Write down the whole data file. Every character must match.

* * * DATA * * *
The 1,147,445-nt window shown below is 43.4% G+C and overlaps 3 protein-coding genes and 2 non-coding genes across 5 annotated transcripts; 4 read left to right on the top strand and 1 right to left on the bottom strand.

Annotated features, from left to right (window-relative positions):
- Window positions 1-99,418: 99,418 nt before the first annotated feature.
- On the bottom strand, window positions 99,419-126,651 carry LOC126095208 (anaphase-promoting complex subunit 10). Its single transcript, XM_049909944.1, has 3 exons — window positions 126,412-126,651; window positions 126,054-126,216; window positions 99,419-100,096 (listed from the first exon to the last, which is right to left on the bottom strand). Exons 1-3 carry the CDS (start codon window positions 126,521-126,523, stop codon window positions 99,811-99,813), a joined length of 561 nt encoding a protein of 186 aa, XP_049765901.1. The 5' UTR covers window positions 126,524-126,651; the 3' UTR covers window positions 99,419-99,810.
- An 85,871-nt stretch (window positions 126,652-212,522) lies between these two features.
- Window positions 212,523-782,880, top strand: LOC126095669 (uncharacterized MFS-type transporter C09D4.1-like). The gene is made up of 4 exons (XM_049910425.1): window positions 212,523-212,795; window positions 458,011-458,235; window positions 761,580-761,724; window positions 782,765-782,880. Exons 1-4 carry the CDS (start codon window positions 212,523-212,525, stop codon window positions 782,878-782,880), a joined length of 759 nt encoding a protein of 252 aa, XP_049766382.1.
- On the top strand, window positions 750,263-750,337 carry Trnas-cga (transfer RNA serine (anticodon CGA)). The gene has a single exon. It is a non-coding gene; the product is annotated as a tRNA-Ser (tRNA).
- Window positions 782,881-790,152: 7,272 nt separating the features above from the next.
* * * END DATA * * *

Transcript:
The 1,147,445-nt window shown below is 43.4% G+C and overlaps 3 protein-coding genes and 2 non-coding genes across 5 annotated transcripts; 4 read left to right on the top strand and 1 right to left on the bottom strand.

Annotated features, from left to right (window-relative positions):
- Window positions 1-99,418: 99,418 nt before the first annotated feature.
- On the bottom strand, window positions 99,419-126,651 carry LOC126095208 (anaphase-promoting complex subunit 10). Its single transcript, XM_049909944.1, has 3 exons — window positions 126,412-126,651; window positions 126,054-126,216; window positions 99,419-100,096 (listed from the first exon to the last, which is right to left on the bottom strand). Exons 1-3 carry the CDS (start codon window positions 126,521-126,523, stop codon window positions 99,811-99,813), a joined length of 561 nt encoding a protein of 186 aa, XP_049765901.1. The 5' UTR covers window positions 126,524-126,651; the 3' UTR covers window positions 99,419-99,810.
- An 85,871-nt stretch (window positions 126,652-212,522) lies between these two features.
- Window positions 212,523-782,880, top strand: LOC126095669 (uncharacterized MFS-type transporter C09D4.1-like). The gene is made up of 4 exons (XM_049910425.1): window positions 212,523-212,795; window positions 458,011-458,235; window positions 761,580-761,724; window positions 782,765-782,880. Exons 1-4 carry the CDS (start codon window positions 212,523-212,525, stop codon window positions 782,878-782,880), a joined length of 759 nt encoding a protein of 252 aa, XP_049766382.1.
- On the top strand, window positions 750,263-750,337 carry Trnas-cga (transfer RNA serine (anticodon CGA)). The gene has a single exon. It is a non-coding gene; the product is annotated as a tRNA-Ser (tRNA).
- Window positions 782,881-790,152: 7,272 nt separating the features above from the next.